I have not failed. I have just found 10,000 ways that don’t work." ~ Thomas Edison
Failure is both inevitable and necessary for greater achievement.
Rare if not outright mythical would be the Hollywood star who never failed an audition, the athlete who never lost a contest, or the entrepreneur whose ventures always make money.
Unfortunately we don’t always keep this in mind as we negotiate our career and life.
The story we tell ourselves about failure determines whether we use it as a stepping stone to success or a millstone to keep us operating below our potential and stuck in self-defeating procrastination.
What’s your self talk around failure? Do you tell yourself it's OK and move on or do you beat yourself up with dis-empowering mental cudgels, taking it too much to heart and telling yourself you're not good enough?
Somewhere along the line, most of us were conditioned to see failure or mistakes as bad; things that we get judged for and which are to be avoided or even something to be ashamed of. Little wonder that when we believe we have failed or made a mistake, we often respond negatively; sometimes we avoid the pain by not acknowledging it in the first place
In reality, mistakes and failures are just things that we do, or results that happen and we decide what these mean. If you see mistakes as bad and to be avoided, you will be unlikely to try new things very often, but if you can see failure as part of a process and as necessary feedback to help you improve, then new possibilities open up.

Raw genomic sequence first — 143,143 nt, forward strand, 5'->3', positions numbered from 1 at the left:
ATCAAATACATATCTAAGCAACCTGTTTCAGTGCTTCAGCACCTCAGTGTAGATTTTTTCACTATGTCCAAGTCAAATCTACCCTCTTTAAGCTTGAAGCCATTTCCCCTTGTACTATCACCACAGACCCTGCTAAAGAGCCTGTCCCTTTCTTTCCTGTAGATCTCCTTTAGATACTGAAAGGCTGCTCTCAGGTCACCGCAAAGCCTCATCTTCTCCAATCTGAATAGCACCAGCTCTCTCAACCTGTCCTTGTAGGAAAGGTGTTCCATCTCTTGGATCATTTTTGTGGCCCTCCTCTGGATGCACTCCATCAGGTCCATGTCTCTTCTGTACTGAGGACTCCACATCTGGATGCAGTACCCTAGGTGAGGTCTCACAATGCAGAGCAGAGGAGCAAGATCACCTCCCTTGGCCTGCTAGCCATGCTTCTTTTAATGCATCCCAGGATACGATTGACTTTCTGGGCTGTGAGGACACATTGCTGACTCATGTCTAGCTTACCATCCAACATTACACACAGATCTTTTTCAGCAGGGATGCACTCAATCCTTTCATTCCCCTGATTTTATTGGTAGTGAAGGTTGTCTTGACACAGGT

Businesses that have an open, curious and innovative culture encourage their people to try, fail, learn and try again. They know this is more likely to lead to success, and to their employees growing as individuals with more job and career satisfaction as a result. The leaders set the tone, showing a willingness to make, acknowledge and learn from mistakes. Contrast this with a culture where failure is viewed as weakness and you will likely find excuses, blame and fear.
So embrace failure! Take the judgement out of it and focus on doing your best with what you have in the areas within your control. If it doesn’t work after that, then you take what lessons you can and move on, knowing you have done your best. Do this enough times and you can condition yourself to draw strength and confidence from failure instead of being immobilised or fearful because of it.